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Book Review: Autism Spectrum Disorders in the College
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In Chapter 1, Basic Writing Students with Autism in the College Classroom (Ribble, 2001), the author uses the example of one her students to discuss and provide recommendations for college writing instructors. She discusses the “groundswell” and “huge numbers of students with autism coming” at length. That discussion is followed by a story of the student with autism who arrived in her classroom. “I didn’t know what his problem was, only that he wrote strangely structured papers, talked nonstop about his ideas without awareness that other students were getting tired of listening to him” ( p.17).

Referring to “groundswell” and “problem” in this context suggests a model of disability that is inconsistent with the framework established by the editors. Earlier, she describes students with autism as “driving the rest of the group crazy with their mono-focused intensity,”( p.16). She goes on to imply that the privacy requirements of the postsecondary offices that serve students with disabilities are problematic because they put “faculty in the position of becoming mind readers and/or untrained diagnosticians” (p.18). She fails to consider or address the students’ perspective and the implications for the student related to disability disclosure. Her underlying belief structure and perception of disability is revealed in this passage:
…the people with handicaps can be taught despite their handicaps… and now we are again arguing the case for students with Autism, Asperger’s Syndrome and other Autism Spectrum Disorder to do college level reading, writing, despite some of these students’ learning issues.(p.19)

A perspective that embraces the diversity of learning styles all students bring to the college classroom would be consistent with the framework established by the editors. Ribble purports to have employed Universal Design (UD) principles, referring to UD as a “pedagogy” that is “exceptionally useful because it can work with each student as an individual, designing a learning plan specifically to meet the needs of that student” (Ribble, 2011, p.27). What Ribble describes is not Universal Design but simply individualized instruction. Universal Design applied in an instructional setting, referred to as Universal Design for Instruction (UDI) or Universal Design for Learning (UDL) approaches curricular and pedagogical planning and decisions with the goal of making instruction and learning accessible to all learners regardless of ability, so “that methods, materials, and assessment are usable by all” (CAST, 2011, p.13). CAST (2011) provides the following principles for Universal Design for Learning:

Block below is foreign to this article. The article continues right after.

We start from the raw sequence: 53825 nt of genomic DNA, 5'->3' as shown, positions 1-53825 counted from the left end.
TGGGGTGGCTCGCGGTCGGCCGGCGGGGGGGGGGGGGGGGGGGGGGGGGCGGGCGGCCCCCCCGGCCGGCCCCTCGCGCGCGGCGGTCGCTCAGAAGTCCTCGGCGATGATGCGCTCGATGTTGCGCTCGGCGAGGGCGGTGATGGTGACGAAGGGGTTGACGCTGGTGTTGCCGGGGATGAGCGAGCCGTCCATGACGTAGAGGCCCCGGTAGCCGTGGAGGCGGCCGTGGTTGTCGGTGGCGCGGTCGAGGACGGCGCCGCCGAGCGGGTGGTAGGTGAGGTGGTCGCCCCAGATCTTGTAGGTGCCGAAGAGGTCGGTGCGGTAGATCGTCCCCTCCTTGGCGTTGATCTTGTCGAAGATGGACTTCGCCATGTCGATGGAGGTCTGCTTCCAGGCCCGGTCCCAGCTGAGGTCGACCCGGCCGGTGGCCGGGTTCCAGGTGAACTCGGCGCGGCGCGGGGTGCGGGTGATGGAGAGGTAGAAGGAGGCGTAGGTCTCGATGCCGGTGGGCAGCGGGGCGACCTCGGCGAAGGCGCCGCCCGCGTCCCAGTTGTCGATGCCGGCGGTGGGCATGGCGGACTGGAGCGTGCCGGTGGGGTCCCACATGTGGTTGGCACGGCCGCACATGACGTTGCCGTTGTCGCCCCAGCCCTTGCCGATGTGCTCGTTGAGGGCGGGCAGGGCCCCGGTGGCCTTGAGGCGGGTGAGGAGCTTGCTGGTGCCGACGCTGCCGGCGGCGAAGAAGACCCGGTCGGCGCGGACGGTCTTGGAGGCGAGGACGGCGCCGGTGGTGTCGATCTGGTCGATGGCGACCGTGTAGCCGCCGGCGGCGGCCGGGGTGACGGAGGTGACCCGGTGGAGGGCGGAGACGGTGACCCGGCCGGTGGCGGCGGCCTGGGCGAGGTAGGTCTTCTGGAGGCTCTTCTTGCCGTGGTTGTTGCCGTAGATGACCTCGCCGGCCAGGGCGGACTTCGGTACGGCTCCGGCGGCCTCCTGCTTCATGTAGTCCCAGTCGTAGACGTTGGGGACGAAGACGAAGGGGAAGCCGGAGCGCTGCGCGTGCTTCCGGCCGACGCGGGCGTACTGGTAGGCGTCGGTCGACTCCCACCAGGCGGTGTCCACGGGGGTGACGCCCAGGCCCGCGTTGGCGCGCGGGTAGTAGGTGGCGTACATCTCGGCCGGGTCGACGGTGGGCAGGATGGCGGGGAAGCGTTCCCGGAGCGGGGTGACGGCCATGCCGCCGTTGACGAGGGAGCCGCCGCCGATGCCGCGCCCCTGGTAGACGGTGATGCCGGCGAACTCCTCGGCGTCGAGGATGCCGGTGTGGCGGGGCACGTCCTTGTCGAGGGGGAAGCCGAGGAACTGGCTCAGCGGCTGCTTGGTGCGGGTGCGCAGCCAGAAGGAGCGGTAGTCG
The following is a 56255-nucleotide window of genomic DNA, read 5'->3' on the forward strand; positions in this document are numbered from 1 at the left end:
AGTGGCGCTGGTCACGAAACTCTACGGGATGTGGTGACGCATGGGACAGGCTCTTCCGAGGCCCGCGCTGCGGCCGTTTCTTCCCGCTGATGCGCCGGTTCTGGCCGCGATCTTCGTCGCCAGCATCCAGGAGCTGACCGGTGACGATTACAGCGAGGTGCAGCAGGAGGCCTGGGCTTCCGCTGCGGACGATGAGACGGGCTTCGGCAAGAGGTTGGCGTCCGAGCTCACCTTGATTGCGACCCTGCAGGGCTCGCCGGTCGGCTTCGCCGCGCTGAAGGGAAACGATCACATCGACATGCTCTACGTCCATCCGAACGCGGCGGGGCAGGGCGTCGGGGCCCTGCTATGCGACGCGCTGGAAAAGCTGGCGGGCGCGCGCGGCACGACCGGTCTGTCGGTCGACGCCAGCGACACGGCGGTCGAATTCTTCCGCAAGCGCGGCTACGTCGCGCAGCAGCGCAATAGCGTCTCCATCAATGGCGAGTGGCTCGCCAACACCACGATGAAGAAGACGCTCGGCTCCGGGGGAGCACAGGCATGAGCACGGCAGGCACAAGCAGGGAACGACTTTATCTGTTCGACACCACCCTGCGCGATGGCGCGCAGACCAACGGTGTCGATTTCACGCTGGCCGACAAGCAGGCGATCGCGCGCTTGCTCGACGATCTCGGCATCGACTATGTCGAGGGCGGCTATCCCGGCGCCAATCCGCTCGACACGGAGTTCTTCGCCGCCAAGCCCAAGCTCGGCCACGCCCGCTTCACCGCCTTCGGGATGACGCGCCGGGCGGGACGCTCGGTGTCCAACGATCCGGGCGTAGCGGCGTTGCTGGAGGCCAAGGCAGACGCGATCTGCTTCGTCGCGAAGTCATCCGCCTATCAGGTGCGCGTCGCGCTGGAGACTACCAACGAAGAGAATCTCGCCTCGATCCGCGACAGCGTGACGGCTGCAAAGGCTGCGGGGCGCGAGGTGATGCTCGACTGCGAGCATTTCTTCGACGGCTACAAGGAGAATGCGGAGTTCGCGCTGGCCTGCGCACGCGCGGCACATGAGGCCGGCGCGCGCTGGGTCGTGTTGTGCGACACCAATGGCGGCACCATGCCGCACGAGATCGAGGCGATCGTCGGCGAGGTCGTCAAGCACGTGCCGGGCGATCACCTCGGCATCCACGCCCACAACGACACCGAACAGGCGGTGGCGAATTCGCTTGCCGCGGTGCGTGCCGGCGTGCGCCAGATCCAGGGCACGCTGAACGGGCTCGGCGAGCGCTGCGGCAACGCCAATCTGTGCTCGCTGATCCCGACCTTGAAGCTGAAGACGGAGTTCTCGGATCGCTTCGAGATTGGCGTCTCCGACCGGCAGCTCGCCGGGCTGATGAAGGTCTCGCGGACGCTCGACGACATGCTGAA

• Principle I: Provide Multiple Means of Representation (the presentation of content).
  • Principle II: Provide Multiple Means of Action and Expression (how learners engage with the content).
  • Principle III: Provide Multiple Means of Engagement (applying motivational factors).
  • Riddle did not describe a process of addressing her UDL in her planning or instructional methods. She shares how she applied her interpretation of UD in her Basic Writing class: one-on-one tutoring. In addition to this problematic conflation of UDL with individual instruction, the author fails to provide an explanation as to how the tutor worked with the student with ASD, something what would have been useful to tutors and basic writing instructors reading this chapter. A final criticism that applies to this chapter and to most of the subsequent chapters: the author refers to “autistic individuals” and ignores the person-first language that honors the individual first. Person-first language is consistent with the asset-based approach established by the editors and would require authors to refer to students with Asperger’s Syndrome.


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